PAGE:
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Ukraine Defense Package Includes Missiles, Air Defense

A mix of weaponry that includes National Advanced Surface-to-Air Missile Systems, ammunition for High Mobility Artillery Rocket Systems, artillery rounds, TOW missiles and Javelin and AT-4 antiarmor systems is earmarked for Ukraine in the latest defense package.

Tanks travel on railroad cars.
Tank Travel
U.S. M1A1 Abrams tanks arrive at Grafenwoehr, Germany, May 12, 2023. They will be used to train Ukrainian soldiers.
Photo By: Army Spc. Adrian Greenwood
VIRIN: 230513-A-QM436-296M
A uniformed service member stands on a flatbed next to a pallet of material.
Loading Cargo
Air Force Airman Faith Grayson, 436th Aerial Port Squadron ramp operation specialist, loads cargo during a security assistance mission at Dover Air Force Base, Del., Feb. 3, 2023. The Defense Department is providing Ukraine with critical capabilities to defend against Russia’s invasion.
Photo By: Air Force Staff Sgt. Marco Gomez
VIRIN: 230203-F-QD077-1015C
Additional material includes laser-guided munitions to counter unmanned aerial systems; more than 3 million rounds of small arms ammunition and grenades; demolitions munitions for obstacle clearing; Claymore antipersonnel munitions; 12 trucks to transport heavy equipment; cold weather gear; and spare parts, maintenance, and other field equipment.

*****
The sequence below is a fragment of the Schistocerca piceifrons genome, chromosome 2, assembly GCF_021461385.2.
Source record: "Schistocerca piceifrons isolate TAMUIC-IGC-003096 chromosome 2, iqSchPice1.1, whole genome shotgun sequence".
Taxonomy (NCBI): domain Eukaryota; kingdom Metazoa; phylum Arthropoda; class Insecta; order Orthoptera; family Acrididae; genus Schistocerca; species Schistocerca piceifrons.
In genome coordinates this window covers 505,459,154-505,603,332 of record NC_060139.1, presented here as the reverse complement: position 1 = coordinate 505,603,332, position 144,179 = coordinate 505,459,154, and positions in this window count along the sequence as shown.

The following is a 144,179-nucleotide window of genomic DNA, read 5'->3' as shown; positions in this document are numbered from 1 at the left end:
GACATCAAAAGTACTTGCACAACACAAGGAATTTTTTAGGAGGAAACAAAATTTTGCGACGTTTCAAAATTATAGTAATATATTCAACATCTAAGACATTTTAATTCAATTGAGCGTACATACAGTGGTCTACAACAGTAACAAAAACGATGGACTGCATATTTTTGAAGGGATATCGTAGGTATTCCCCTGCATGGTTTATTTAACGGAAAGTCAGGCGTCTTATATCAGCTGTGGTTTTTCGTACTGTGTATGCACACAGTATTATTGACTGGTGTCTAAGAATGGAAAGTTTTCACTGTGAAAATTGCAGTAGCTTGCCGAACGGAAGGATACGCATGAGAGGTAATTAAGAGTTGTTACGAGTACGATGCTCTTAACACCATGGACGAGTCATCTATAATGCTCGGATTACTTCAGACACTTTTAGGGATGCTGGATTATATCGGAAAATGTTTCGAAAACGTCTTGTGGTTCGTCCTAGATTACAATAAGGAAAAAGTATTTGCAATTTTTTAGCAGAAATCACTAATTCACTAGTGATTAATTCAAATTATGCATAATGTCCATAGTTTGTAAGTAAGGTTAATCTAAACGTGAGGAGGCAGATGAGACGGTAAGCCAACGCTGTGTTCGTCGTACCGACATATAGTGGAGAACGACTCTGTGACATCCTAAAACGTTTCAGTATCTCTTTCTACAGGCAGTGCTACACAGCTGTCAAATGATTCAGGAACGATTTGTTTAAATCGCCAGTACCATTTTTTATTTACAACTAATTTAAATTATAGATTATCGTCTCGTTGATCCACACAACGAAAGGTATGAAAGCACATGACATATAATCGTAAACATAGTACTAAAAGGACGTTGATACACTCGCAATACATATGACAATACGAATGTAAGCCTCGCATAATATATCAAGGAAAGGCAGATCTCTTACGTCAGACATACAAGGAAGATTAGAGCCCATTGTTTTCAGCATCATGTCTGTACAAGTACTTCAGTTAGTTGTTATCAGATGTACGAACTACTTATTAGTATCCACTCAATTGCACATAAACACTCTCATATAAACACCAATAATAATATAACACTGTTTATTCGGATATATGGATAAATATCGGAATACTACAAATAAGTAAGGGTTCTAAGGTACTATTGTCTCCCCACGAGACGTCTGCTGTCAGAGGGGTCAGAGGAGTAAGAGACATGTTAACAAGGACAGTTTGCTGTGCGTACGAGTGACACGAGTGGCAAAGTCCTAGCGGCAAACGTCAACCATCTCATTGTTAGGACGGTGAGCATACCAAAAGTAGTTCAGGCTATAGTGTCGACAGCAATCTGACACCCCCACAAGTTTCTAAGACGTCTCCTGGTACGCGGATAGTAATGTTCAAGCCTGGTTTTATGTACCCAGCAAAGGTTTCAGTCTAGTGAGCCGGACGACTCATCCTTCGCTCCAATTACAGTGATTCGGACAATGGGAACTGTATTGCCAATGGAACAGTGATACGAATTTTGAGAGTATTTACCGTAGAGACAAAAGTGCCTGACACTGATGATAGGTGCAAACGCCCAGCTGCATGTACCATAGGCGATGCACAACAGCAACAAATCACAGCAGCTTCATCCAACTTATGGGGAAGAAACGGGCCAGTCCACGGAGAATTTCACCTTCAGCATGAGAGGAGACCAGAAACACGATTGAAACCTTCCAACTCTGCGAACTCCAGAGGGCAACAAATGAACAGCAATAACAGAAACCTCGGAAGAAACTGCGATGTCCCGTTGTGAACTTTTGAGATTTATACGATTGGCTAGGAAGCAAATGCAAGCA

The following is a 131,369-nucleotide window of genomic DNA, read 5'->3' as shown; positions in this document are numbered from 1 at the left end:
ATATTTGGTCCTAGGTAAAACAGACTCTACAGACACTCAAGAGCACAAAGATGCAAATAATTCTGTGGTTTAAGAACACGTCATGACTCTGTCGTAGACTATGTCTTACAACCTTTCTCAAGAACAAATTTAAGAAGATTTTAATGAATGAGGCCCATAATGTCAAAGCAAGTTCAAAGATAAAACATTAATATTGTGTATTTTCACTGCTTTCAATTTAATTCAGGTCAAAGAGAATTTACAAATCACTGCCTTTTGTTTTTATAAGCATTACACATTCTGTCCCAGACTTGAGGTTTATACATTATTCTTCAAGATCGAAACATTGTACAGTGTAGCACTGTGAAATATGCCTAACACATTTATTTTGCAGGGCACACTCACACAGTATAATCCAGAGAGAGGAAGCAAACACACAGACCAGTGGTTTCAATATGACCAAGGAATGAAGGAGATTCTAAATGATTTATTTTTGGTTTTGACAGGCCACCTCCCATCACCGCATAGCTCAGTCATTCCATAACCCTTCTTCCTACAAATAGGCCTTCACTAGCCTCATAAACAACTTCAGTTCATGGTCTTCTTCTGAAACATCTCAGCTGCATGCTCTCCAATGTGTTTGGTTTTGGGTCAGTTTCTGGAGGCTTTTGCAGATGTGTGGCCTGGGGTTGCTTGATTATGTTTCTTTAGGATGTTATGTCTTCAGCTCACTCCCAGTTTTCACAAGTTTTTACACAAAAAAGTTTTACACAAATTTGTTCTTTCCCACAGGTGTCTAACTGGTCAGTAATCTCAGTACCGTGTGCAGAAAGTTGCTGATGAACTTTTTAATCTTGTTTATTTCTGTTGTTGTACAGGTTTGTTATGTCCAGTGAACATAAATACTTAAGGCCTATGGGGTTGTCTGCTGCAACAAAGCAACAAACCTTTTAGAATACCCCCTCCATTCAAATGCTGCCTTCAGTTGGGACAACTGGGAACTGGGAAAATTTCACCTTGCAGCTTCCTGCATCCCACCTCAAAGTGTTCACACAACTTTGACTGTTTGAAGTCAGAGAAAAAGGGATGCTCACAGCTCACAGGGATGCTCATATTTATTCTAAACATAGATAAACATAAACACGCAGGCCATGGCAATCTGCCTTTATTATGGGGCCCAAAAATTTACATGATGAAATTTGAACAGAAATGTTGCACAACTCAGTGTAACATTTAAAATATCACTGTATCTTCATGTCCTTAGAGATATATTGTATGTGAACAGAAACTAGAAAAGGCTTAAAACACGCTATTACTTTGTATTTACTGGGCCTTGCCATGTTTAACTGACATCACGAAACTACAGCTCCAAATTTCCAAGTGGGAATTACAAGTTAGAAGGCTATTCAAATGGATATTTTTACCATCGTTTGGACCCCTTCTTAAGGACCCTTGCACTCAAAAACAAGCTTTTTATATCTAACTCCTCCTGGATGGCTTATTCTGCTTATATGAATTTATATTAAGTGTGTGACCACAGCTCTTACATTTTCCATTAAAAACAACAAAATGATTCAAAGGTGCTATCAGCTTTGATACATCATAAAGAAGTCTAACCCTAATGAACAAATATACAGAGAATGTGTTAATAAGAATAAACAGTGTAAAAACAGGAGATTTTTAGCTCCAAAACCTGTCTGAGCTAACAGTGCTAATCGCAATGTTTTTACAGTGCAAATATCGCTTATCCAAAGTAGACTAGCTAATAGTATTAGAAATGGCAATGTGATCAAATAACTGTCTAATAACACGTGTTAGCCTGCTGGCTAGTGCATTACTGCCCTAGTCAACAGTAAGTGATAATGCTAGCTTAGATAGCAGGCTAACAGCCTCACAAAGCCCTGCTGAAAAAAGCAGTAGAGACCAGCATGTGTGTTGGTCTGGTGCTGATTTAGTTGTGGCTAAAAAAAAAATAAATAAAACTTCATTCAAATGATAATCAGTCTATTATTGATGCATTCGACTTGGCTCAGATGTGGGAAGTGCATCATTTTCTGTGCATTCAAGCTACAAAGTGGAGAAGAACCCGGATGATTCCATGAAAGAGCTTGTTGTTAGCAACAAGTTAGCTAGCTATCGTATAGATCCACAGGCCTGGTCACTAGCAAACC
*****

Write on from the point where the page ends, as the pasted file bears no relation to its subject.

This package includes security assistance from Defense Department inventories valued at up to $125 million, utilizing assistance authorized for Ukraine during prior fiscal years under presidential drawdown authority. It's the 50th security package for Ukraine since August 2021. 

Other funding totals $300 million in the Ukraine Security Assistance Initiative. This package makes use of the funding available under the continuing resolution that Congress recently passed and exhausts the remaining funds currently available to support Ukraine.

Unlike a presidential drawdown — which draws equipment down from DOD stocks, as well as defense services, education and training — USAI is an authority under which the United States procures capabilities from industry for Ukraine.

This week, President Joe Biden asked Congress for more Ukraine funding; however, lawmakers have yet to provide additional funding. 

At an Oct. 31 Senate Appropriations Committee hearing, Secretary of Defense Lloyd J. Austin III told lawmakers that supplemental aid is needed to help Ukraine continue to defend itself against Russia's ongoing aggression.

"When we send our friends munitions from our stockpiles, the money to replenish our supplies strengthens our military readiness, [as] we invest in American industry and American workers. That also holds true for funding for Israel or Ukraine to procure new equipment off the production line," Austin testified. 

"Today's battles against aggression and terrorism will define global security for years to come. And only firm American leadership can ensure that tyrants, thugs and terrorists worldwide are not emboldened to commit more aggression and more atrocities," he said.

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